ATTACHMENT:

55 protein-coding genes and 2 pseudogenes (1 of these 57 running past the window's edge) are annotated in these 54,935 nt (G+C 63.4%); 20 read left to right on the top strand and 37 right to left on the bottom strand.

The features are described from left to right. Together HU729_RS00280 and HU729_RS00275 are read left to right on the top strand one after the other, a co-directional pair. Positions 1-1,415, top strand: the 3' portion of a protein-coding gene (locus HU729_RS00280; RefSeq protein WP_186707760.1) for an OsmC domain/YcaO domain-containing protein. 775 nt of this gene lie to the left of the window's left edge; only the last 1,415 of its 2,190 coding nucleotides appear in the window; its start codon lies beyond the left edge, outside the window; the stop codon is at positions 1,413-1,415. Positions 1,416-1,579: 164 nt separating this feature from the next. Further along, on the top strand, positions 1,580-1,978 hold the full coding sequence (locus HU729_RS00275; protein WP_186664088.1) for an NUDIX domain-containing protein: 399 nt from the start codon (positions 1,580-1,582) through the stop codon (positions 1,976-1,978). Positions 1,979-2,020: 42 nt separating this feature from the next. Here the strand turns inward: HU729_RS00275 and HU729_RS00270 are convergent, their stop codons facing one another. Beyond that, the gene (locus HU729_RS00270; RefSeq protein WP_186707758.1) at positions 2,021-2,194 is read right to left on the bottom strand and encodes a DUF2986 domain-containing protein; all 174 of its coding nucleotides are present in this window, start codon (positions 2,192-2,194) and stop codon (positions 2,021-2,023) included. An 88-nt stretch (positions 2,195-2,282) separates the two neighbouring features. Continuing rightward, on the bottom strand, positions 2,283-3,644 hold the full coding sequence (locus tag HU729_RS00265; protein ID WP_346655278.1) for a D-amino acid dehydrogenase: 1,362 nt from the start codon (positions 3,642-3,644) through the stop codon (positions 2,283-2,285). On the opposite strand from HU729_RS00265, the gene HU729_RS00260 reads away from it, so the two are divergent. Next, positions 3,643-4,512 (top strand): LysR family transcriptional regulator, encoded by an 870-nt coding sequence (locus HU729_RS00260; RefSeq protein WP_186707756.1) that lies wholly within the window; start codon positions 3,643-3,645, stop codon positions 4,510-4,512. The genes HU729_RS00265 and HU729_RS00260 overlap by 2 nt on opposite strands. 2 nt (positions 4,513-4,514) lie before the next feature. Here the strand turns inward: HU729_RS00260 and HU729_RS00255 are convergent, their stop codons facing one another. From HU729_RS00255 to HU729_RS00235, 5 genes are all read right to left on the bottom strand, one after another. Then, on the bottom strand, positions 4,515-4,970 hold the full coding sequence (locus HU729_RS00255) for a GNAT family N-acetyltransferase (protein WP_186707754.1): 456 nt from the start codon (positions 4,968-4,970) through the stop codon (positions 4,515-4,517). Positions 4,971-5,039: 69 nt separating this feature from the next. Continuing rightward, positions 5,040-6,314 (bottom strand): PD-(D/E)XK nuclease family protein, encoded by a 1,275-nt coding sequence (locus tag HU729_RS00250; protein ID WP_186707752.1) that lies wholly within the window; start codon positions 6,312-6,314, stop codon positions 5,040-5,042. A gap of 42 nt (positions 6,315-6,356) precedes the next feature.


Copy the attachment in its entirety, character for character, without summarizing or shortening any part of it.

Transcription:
55 protein-coding genes and 2 pseudogenes (1 of these 57 running past the window's edge) are annotated in these 54,935 nt (G+C 63.4%); 20 read left to right on the top strand and 37 right to left on the bottom strand.

The features are described from left to right. Together HU729_RS00280 and HU729_RS00275 are read left to right on the top strand one after the other, a co-directional pair. Positions 1-1,415, top strand: the 3' portion of a protein-coding gene (locus HU729_RS00280; RefSeq protein WP_186707760.1) for an OsmC domain/YcaO domain-containing protein. 775 nt of this gene lie to the left of the window's left edge; only the last 1,415 of its 2,190 coding nucleotides appear in the window; its start codon lies beyond the left edge, outside the window; the stop codon is at positions 1,413-1,415. Positions 1,416-1,579: 164 nt separating this feature from the next. Further along, on the top strand, positions 1,580-1,978 hold the full coding sequence (locus HU729_RS00275; protein WP_186664088.1) for an NUDIX domain-containing protein: 399 nt from the start codon (positions 1,580-1,582) through the stop codon (positions 1,976-1,978). Positions 1,979-2,020: 42 nt separating this feature from the next. Here the strand turns inward: HU729_RS00275 and HU729_RS00270 are convergent, their stop codons facing one another. Beyond that, the gene (locus HU729_RS00270; RefSeq protein WP_186707758.1) at positions 2,021-2,194 is read right to left on the bottom strand and encodes a DUF2986 domain-containing protein; all 174 of its coding nucleotides are present in this window, start codon (positions 2,192-2,194) and stop codon (positions 2,021-2,023) included. An 88-nt stretch (positions 2,195-2,282) separates the two neighbouring features. Continuing rightward, on the bottom strand, positions 2,283-3,644 hold the full coding sequence (locus tag HU729_RS00265; protein ID WP_346655278.1) for a D-amino acid dehydrogenase: 1,362 nt from the start codon (positions 3,642-3,644) through the stop codon (positions 2,283-2,285). On the opposite strand from HU729_RS00265, the gene HU729_RS00260 reads away from it, so the two are divergent. Next, positions 3,643-4,512 (top strand): LysR family transcriptional regulator, encoded by an 870-nt coding sequence (locus HU729_RS00260; RefSeq protein WP_186707756.1) that lies wholly within the window; start codon positions 3,643-3,645, stop codon positions 4,510-4,512. The genes HU729_RS00265 and HU729_RS00260 overlap by 2 nt on opposite strands. 2 nt (positions 4,513-4,514) lie before the next feature. Here the strand turns inward: HU729_RS00260 and HU729_RS00255 are convergent, their stop codons facing one another. From HU729_RS00255 to HU729_RS00235, 5 genes are all read right to left on the bottom strand, one after another. Then, on the bottom strand, positions 4,515-4,970 hold the full coding sequence (locus HU729_RS00255) for a GNAT family N-acetyltransferase (protein WP_186707754.1): 456 nt from the start codon (positions 4,968-4,970) through the stop codon (positions 4,515-4,517). Positions 4,971-5,039: 69 nt separating this feature from the next. Continuing rightward, positions 5,040-6,314 (bottom strand): PD-(D/E)XK nuclease family protein, encoded by a 1,275-nt coding sequence (locus tag HU729_RS00250; protein ID WP_186707752.1) that lies wholly within the window; start codon positions 6,312-6,314, stop codon positions 5,040-5,042. A gap of 42 nt (positions 6,315-6,356) precedes the next feature.